Decorative concrete is a major component in many building renovations and repairs in recent years. It is being used not only by engineers and architects involved in construction projects, but also by interior and exterior designers tasked to create appealing and artistic areas in and outside the facility. The popularity of decorative concrete stems from a variety of reasons, foremost of which are:

1. Decorative concrete is inexpensive. The addition of aggregate materials to add patterns to the design may cost a bit more, but are still more reasonably priced than other beautification options. At the very least, the costs of cement materials and aggregates are controllable — facility managers can choose design materials just right for their budget.

2. Decorative concrete is easy to prepare. The substrate thickness can be adjusted, and does not need to be as thick as in ordinary applications, but the mixing and preparation procedure remains the same.

3. Decorative concrete is flexible. It can be applied on walls, floors and even on ceilings of the property. Patios, production areas, hospital rooms, anything can look aesthetically appealing with artistic finishes.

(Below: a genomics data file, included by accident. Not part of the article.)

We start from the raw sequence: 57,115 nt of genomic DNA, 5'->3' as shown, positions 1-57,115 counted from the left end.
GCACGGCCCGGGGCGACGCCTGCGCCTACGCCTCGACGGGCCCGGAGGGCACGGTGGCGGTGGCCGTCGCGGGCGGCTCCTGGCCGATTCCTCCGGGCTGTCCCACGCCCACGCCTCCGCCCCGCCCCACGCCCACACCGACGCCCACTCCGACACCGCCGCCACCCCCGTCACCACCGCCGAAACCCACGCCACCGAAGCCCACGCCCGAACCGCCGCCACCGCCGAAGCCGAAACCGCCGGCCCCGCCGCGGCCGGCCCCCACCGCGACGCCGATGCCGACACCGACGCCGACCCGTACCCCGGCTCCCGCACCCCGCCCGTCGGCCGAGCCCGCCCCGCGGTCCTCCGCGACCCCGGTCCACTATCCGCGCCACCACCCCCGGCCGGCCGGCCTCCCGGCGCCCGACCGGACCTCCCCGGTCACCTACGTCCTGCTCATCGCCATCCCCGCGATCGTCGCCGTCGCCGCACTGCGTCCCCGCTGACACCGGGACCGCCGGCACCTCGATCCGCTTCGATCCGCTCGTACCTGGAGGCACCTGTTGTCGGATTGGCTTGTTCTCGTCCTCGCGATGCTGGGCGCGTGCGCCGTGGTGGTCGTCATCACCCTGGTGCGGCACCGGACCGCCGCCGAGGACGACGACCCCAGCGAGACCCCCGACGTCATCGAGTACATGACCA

4. Decorative concrete applications can be implemented quickly and efficiently because of the ease in mixing and preparations. The fast curing and drying ability of cement mixtures makes it one of the most rapidly-deployed applications in the industry.

Decorative Concrete Application Options

Choosing the best decorative concrete application for the building is easy, mainly because there are a varied number of options to select from. Facility managers can choose from some of the most common applications, some of which are listed below:

1. Form lining. This type of application requires the artist’s touch, as decorative forms are molded with care by sculptors following a creative design or pattern. The molds are then used to create impressions on the surface. The combination of the colorless cement slab and colored molds creates appealing decorations in the surface.

2. Mixed aggregates. One of the most common methods of decorative finishing, that is also easy to prepare, requires the use of coloring agents or solid aggregates mixed with cement to create interesting hues and patterns in the surface.

3. Stamping. Molds made of stone or wood are stamped into the wet mixture before it dries. When the molds are removed, they leave behind interesting impressions in the surface.

4. Acid-etch staining. The use of acid-based chemical stains seep into the porous concrete surface to create unique patterns, increasing the appeal of patios, walkways and ordinary floors.

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